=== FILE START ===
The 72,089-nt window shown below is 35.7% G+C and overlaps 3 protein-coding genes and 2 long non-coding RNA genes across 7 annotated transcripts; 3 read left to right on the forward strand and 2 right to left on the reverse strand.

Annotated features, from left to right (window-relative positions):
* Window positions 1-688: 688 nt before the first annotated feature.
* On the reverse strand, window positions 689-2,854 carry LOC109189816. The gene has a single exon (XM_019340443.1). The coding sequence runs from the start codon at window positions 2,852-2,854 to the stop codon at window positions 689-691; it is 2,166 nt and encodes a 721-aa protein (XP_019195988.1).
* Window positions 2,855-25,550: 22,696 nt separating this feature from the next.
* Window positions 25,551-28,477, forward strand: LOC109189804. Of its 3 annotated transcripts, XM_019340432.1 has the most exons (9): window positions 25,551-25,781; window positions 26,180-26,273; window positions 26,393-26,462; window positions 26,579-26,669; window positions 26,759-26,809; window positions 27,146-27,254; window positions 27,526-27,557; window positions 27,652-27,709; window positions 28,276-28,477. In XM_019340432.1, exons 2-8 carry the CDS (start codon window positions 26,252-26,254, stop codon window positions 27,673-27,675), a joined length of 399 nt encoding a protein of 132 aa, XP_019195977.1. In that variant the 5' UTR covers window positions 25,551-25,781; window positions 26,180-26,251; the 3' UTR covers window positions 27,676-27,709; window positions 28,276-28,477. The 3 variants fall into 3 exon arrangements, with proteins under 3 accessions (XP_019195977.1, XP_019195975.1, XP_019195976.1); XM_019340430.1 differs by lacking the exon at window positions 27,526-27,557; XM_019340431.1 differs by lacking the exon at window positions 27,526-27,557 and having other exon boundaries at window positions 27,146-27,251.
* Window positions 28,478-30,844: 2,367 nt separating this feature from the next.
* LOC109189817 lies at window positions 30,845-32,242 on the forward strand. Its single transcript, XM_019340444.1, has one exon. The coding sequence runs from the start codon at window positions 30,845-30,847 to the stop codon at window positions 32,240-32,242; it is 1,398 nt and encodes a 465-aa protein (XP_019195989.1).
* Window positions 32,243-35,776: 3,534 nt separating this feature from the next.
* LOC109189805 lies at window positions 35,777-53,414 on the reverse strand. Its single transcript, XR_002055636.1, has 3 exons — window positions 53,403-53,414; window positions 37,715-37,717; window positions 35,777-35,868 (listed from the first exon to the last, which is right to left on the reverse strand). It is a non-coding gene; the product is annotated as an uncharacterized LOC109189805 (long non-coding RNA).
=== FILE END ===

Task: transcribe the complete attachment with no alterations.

The 72,089-nt window shown below is 35.7% G+C and overlaps 3 protein-coding genes and 2 long non-coding RNA genes across 7 annotated transcripts; 3 read left to right on the forward strand and 2 right to left on the reverse strand.

Annotated features, from left to right (window-relative positions):
* Window positions 1-688: 688 nt before the first annotated feature.
* On the reverse strand, window positions 689-2,854 carry LOC109189816. The gene has a single exon (XM_019340443.1). The coding sequence runs from the start codon at window positions 2,852-2,854 to the stop codon at window positions 689-691; it is 2,166 nt and encodes a 721-aa protein (XP_019195988.1).
* Window positions 2,855-25,550: 22,696 nt separating this feature from the next.
* Window positions 25,551-28,477, forward strand: LOC109189804. Of its 3 annotated transcripts, XM_019340432.1 has the most exons (9): window positions 25,551-25,781; window positions 26,180-26,273; window positions 26,393-26,462; window positions 26,579-26,669; window positions 26,759-26,809; window positions 27,146-27,254; window positions 27,526-27,557; window positions 27,652-27,709; window positions 28,276-28,477. In XM_019340432.1, exons 2-8 carry the CDS (start codon window positions 26,252-26,254, stop codon window positions 27,673-27,675), a joined length of 399 nt encoding a protein of 132 aa, XP_019195977.1. In that variant the 5' UTR covers window positions 25,551-25,781; window positions 26,180-26,251; the 3' UTR covers window positions 27,676-27,709; window positions 28,276-28,477. The 3 variants fall into 3 exon arrangements, with proteins under 3 accessions (XP_019195977.1, XP_019195975.1, XP_019195976.1); XM_019340430.1 differs by lacking the exon at window positions 27,526-27,557; XM_019340431.1 differs by lacking the exon at window positions 27,526-27,557 and having other exon boundaries at window positions 27,146-27,251.
* Window positions 28,478-30,844: 2,367 nt separating this feature from the next.
* LOC109189817 lies at window positions 30,845-32,242 on the forward strand. Its single transcript, XM_019340444.1, has one exon. The coding sequence runs from the start codon at window positions 30,845-30,847 to the stop codon at window positions 32,240-32,242; it is 1,398 nt and encodes a 465-aa protein (XP_019195989.1).
* Window positions 32,243-35,776: 3,534 nt separating this feature from the next.
* LOC109189805 lies at window positions 35,777-53,414 on the reverse strand. Its single transcript, XR_002055636.1, has 3 exons — window positions 53,403-53,414; window positions 37,715-37,717; window positions 35,777-35,868 (listed from the first exon to the last, which is right to left on the reverse strand). It is a non-coding gene; the product is annotated as an uncharacterized LOC109189805 (long non-coding RNA).